Literature landscapes: Investigating the contribution of journals and bibliographic databases to palliative care

Tieman, Jennifer, Sladek, Ruth and Currow, D.C. (2009). Literature landscapes: Investigating the contribution of journals and bibliographic databases to palliative care. In: Proceedings of the Tenth International Congress on Medical Librarianship. Positioning the Profession: The Tenth International Congress on Medical Librarianship, Brisbane Australia, (1-6). 31 August-4 September 2009.

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Author Tieman, Jennifer
Sladek, Ruth
Currow, D.C.
Title of paper Literature landscapes: Investigating the contribution of journals and bibliographic databases to palliative care
Conference name Positioning the Profession: The Tenth International Congress on Medical Librarianship
Conference location Brisbane Australia
Conference dates 31 August-4 September 2009
Proceedings title Proceedings of the Tenth International Congress on Medical Librarianship
Publication Year 2009
Sub-type Fully published paper
Start page 1
End page 6
Total pages 6
Language eng
Formatted Abstract/Summary
Background: Palliative care is an increasingly important area of clinical practice and health service delivery. Accessing literature is integral to evidence based practice, yet searching for palliative care literature is challenging. The heterogeneity of patient populations and conditions as well as the multidisciplinary nature of care can make identifying and retrieving relevant evidence and literature difficult.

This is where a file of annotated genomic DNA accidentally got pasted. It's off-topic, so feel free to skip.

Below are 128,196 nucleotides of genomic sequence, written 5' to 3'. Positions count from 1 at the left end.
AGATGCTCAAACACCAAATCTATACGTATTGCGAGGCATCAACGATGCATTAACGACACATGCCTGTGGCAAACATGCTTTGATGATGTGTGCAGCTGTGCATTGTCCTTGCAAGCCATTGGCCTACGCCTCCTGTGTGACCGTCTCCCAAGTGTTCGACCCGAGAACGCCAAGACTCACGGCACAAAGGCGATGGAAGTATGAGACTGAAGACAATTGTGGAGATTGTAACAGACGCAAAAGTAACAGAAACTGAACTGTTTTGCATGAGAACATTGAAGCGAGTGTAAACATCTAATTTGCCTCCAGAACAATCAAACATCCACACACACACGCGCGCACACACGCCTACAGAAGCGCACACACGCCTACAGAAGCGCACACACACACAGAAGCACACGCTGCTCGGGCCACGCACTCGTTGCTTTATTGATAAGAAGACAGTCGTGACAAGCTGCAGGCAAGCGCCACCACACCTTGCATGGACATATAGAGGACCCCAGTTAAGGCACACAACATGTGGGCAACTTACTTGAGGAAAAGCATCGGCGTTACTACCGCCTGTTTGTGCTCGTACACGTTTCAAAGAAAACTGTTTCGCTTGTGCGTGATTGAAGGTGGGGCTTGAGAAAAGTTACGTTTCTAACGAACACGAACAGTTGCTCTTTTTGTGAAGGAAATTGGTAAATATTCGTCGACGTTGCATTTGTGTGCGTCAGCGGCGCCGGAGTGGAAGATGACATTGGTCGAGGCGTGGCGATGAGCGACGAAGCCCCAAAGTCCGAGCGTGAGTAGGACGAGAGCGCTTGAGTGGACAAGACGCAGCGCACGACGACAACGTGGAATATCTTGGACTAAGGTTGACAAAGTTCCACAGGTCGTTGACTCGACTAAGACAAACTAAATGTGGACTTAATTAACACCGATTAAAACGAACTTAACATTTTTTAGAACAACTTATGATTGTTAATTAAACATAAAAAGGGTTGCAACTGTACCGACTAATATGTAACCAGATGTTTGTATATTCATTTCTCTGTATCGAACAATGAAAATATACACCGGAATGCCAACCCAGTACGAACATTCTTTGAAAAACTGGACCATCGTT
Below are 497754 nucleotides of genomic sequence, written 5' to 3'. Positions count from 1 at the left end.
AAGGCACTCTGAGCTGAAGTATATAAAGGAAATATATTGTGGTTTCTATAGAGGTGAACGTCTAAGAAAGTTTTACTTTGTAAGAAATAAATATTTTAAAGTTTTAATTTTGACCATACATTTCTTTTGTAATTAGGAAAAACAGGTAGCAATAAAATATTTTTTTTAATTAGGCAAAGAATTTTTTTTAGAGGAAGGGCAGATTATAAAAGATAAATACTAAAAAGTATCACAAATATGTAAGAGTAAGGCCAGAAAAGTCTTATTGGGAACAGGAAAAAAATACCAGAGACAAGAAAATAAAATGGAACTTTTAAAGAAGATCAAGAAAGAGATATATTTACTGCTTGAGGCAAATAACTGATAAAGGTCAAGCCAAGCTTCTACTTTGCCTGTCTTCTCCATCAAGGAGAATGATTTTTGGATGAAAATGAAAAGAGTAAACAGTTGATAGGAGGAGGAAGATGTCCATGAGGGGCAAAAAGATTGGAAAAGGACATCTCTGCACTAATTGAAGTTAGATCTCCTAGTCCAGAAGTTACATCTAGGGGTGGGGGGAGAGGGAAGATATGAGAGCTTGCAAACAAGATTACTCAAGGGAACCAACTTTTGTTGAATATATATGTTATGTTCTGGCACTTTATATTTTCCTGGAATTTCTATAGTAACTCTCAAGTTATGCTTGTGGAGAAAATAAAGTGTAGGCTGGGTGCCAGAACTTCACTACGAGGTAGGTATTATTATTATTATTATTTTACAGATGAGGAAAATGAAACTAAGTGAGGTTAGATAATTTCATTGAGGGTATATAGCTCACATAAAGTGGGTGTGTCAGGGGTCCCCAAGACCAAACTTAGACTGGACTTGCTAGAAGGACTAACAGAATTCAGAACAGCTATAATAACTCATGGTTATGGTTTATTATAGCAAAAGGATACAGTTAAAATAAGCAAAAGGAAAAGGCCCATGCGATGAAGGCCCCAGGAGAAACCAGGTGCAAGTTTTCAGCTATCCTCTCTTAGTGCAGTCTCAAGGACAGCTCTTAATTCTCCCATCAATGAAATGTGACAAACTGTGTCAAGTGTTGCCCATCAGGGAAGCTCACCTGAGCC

Study Details: This study is a bibliometric analysis of the nature of the literature that supports palliative care. It examines the growth in palliative care citations on four databases (Medline, CINAHL, EMBASE and PsycINFO) and looks at which journals are publishing palliative care literature. Specifically two questions were investigated:
* What has been the growth in unique palliative care citations (i.e. not also indexed on Medline) over time on CINAHL, PsycINFO, and EMBASE?
* Which indexed journals are publishing literature relevant to palliative care?

Study Findings: The unique deduped material (against Medline) across all years was 50.0% for EMBASE, 68.8% for PsycINFO and 72.9% for CINAHL. Journal ranking based on the number of palliative citations published in each of the sample years identified forty six journals in the top 25% in any of the three sample years.

Conclusion: The study shows that there is a substantial and increasing amount of palliative care literature. The multiplicity of database sources and the number of journals contributing to palliative care literature has implications for knowledge management and knowledge dissemination in the discipline.
Subjects 0807 Library and Information Studies
320100 Medicine - General
320000 Medical and Health Sciences
Keyword Palliative care
Bibliometrics
Evidence based medicine
Information retrieval
Health service delivery
Q-Index Code E1
Q-Index Status Provisional Code
Institutional Status Unknown

 
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Created: Thu, 13 Aug 2009, 12:18:54 EST by Mrs Jennifer Hall on behalf of The University of Queensland Library